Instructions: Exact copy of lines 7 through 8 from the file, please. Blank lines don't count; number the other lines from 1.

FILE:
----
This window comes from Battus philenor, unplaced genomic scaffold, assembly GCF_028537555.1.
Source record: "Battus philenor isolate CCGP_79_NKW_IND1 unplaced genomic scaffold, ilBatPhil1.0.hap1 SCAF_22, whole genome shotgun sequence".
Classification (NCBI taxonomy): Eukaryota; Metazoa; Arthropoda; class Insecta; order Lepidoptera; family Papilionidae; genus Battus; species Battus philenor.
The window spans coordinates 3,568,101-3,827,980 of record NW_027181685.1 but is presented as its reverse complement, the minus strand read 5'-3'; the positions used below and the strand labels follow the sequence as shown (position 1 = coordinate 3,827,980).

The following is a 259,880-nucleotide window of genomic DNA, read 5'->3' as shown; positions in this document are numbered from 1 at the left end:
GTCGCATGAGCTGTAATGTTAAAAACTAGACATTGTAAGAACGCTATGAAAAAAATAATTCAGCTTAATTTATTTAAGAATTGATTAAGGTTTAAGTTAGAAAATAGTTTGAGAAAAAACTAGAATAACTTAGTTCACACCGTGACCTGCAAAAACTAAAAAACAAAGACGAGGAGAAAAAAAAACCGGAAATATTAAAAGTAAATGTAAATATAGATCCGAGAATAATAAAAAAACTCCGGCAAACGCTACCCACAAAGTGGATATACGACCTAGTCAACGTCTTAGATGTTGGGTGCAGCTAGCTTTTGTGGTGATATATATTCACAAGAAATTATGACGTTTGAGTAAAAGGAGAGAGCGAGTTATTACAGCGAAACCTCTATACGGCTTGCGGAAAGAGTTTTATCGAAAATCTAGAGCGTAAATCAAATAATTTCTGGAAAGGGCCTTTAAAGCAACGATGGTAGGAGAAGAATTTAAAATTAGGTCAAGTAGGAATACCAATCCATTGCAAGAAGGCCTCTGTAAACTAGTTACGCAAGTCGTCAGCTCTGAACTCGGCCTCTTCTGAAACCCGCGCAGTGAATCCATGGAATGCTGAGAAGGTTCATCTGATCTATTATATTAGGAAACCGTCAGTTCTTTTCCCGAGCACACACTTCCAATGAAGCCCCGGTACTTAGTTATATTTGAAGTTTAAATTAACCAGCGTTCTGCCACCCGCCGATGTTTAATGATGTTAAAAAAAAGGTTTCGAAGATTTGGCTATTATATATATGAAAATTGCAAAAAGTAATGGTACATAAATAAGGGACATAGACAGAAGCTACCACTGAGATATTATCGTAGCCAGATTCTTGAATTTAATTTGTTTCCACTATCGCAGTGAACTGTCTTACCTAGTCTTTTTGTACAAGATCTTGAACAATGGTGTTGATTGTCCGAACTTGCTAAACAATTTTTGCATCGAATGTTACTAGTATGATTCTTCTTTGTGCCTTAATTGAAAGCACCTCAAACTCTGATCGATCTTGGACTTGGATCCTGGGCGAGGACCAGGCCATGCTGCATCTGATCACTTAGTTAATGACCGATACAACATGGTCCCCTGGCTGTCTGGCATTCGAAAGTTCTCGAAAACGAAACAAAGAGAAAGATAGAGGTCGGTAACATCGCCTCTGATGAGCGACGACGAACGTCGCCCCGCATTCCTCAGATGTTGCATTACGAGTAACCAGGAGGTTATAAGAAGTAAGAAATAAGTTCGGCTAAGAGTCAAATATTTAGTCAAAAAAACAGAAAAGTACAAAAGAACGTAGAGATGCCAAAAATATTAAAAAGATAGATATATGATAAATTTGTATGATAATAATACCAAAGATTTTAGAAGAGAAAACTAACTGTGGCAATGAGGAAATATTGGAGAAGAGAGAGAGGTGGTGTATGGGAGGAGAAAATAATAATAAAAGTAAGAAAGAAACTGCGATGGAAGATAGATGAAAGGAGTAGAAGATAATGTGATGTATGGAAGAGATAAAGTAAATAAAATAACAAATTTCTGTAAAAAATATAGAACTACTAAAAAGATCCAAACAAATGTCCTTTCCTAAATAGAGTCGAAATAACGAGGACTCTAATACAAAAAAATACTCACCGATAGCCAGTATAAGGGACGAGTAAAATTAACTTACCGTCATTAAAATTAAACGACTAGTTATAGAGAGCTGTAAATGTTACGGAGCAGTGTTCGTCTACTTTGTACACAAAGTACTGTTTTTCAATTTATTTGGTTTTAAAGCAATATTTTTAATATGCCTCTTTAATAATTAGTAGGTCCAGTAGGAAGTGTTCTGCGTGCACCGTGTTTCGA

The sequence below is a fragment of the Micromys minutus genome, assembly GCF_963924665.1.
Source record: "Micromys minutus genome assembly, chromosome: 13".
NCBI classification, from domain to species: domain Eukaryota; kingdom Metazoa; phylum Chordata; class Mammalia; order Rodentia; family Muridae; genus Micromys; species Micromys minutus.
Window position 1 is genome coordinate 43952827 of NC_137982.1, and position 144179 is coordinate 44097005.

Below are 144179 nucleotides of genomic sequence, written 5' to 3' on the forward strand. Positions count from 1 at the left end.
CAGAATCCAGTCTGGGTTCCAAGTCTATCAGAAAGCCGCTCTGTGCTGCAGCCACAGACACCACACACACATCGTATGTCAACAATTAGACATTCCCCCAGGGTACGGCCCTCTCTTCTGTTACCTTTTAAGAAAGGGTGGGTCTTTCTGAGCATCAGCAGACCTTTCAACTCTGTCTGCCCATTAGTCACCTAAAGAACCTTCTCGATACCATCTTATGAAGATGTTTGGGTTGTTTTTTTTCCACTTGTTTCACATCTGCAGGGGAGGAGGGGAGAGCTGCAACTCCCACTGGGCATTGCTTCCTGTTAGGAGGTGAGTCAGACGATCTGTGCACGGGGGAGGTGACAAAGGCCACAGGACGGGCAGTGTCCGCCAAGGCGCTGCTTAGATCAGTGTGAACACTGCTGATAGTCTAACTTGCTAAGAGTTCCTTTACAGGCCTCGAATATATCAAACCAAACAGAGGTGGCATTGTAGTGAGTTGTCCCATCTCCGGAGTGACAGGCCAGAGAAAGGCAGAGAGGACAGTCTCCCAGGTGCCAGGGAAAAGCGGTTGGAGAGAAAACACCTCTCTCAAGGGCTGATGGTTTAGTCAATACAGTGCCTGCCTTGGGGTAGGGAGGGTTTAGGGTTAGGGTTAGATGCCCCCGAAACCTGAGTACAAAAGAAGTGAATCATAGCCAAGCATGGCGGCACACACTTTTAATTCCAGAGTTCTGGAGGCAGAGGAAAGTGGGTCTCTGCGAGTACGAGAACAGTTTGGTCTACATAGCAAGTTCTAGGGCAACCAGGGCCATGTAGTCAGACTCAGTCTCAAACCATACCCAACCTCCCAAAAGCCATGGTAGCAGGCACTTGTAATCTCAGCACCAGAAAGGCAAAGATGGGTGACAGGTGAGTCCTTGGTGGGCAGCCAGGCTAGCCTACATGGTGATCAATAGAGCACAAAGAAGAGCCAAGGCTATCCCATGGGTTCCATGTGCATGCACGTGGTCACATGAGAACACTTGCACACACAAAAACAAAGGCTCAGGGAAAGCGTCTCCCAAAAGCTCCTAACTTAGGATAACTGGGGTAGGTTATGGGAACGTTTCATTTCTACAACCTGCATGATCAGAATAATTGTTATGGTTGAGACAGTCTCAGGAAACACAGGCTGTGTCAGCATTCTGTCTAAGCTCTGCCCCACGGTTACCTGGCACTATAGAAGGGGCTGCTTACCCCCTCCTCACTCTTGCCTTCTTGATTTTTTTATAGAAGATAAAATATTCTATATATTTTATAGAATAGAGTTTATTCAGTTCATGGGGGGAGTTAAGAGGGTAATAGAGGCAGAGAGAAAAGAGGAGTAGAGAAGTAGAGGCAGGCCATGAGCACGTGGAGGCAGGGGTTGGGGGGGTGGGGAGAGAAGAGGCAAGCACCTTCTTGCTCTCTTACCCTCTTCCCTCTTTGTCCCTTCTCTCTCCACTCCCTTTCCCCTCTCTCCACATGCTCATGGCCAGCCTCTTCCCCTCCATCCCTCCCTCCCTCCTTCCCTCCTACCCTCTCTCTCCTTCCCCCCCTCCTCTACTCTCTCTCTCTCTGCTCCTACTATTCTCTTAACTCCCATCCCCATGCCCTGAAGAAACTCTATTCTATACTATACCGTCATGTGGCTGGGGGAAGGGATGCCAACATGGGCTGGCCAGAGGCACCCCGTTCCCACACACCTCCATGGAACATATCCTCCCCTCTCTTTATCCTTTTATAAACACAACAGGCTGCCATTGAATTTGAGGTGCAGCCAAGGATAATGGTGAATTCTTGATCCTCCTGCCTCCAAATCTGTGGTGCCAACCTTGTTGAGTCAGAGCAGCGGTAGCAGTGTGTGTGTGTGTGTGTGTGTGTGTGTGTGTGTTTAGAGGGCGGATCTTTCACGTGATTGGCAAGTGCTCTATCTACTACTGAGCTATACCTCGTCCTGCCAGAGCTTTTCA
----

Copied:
The sequence below is a fragment of the Micromys minutus genome, assembly GCF_963924665.1.
Source record: "Micromys minutus genome assembly, chromosome: 13".